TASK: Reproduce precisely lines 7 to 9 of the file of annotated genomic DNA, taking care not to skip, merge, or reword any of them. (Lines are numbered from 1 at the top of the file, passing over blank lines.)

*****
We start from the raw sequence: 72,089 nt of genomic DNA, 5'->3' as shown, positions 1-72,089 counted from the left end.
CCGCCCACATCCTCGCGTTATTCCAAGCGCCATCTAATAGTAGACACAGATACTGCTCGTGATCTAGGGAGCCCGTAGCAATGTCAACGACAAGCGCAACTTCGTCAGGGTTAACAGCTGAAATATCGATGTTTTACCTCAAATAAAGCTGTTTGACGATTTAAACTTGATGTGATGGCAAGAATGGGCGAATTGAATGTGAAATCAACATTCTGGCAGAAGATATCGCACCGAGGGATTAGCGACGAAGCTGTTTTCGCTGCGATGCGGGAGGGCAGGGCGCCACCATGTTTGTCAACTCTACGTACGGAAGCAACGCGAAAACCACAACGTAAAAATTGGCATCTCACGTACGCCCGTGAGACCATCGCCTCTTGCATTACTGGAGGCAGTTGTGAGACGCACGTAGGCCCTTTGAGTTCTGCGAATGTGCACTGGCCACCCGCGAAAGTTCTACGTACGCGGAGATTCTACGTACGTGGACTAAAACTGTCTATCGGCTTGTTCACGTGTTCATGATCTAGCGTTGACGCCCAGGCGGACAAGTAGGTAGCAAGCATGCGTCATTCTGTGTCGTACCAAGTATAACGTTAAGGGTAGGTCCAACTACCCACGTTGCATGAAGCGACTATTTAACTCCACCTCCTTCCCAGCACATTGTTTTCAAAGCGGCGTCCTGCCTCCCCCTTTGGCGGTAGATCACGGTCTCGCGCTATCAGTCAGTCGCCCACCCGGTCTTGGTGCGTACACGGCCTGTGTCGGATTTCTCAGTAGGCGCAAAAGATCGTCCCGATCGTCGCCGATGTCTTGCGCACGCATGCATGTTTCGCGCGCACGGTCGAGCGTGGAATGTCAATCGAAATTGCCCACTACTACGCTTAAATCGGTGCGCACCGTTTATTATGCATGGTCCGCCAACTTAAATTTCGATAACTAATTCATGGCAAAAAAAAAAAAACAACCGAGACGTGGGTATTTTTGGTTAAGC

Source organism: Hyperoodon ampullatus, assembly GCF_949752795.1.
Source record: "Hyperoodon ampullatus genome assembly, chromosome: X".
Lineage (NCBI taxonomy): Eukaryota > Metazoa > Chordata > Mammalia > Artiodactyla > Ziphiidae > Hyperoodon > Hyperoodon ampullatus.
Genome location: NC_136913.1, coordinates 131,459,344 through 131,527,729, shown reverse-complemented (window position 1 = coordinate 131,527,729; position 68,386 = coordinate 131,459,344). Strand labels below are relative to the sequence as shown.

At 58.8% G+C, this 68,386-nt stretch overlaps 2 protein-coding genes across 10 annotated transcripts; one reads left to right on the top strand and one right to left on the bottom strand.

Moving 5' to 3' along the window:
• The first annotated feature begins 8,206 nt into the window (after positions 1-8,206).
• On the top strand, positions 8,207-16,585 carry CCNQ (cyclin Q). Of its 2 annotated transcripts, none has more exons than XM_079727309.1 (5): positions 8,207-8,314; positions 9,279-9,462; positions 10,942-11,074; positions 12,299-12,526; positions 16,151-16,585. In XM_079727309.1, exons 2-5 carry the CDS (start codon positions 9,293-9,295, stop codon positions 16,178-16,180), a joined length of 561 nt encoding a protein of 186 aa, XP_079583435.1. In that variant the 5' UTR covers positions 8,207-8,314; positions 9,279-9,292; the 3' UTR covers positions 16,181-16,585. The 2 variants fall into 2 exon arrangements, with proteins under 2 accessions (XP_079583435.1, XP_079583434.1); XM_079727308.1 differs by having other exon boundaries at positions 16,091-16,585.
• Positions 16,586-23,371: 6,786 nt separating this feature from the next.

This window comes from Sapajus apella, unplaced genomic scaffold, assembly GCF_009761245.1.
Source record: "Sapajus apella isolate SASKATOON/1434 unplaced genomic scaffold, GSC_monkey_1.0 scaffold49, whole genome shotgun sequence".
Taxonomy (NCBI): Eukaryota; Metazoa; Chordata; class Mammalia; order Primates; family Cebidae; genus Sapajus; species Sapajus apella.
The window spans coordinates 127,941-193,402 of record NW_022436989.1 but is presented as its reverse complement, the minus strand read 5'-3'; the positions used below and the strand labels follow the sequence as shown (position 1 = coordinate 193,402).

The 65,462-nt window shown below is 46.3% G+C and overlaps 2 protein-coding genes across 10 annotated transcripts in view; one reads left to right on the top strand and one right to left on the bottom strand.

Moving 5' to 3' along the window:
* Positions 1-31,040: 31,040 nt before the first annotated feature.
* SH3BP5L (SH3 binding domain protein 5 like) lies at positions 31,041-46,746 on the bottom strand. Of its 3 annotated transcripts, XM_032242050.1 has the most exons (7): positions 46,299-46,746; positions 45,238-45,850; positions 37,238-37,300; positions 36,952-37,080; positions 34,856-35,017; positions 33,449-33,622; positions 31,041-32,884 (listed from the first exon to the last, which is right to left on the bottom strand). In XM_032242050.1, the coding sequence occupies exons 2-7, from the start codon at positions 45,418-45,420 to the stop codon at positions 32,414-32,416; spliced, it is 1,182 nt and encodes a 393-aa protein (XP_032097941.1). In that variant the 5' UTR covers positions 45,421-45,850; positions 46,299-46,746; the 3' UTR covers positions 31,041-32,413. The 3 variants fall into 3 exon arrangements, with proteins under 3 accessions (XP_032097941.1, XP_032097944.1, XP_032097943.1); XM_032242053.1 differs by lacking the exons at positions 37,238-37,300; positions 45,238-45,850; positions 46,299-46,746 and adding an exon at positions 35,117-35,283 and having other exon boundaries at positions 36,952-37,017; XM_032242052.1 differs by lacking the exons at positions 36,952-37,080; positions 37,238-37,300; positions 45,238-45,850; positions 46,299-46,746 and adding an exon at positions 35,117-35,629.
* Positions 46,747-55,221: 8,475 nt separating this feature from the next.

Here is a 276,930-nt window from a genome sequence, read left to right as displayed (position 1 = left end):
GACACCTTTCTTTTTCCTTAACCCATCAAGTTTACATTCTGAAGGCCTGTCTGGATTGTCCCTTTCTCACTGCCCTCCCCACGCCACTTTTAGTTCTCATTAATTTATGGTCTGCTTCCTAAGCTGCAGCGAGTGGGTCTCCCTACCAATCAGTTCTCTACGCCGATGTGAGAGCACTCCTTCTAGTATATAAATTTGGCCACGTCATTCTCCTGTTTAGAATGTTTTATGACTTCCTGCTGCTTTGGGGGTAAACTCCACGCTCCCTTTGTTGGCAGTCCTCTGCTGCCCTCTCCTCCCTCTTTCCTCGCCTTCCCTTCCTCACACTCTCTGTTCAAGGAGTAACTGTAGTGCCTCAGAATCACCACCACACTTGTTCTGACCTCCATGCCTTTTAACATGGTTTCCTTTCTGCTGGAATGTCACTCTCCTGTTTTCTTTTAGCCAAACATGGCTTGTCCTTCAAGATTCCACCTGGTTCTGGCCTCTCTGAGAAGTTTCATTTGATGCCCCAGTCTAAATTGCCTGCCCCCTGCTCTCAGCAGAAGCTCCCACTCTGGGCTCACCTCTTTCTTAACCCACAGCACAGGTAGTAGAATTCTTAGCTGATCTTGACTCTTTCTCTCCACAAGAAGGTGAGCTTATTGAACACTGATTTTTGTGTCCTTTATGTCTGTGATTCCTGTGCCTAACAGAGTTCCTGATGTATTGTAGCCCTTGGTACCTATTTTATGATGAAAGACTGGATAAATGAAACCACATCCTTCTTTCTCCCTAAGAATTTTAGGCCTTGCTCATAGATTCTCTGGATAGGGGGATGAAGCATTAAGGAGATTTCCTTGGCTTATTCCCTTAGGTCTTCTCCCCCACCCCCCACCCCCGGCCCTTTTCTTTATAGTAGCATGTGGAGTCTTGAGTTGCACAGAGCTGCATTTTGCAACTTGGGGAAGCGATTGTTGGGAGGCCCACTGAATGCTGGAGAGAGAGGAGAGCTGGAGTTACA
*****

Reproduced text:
At 58.8% G+C, this 68,386-nt stretch overlaps 2 protein-coding genes across 10 annotated transcripts; one reads left to right on the top strand and one right to left on the bottom strand.

Moving 5' to 3' along the window:
• The first annotated feature begins 8,206 nt into the window (after positions 1-8,206).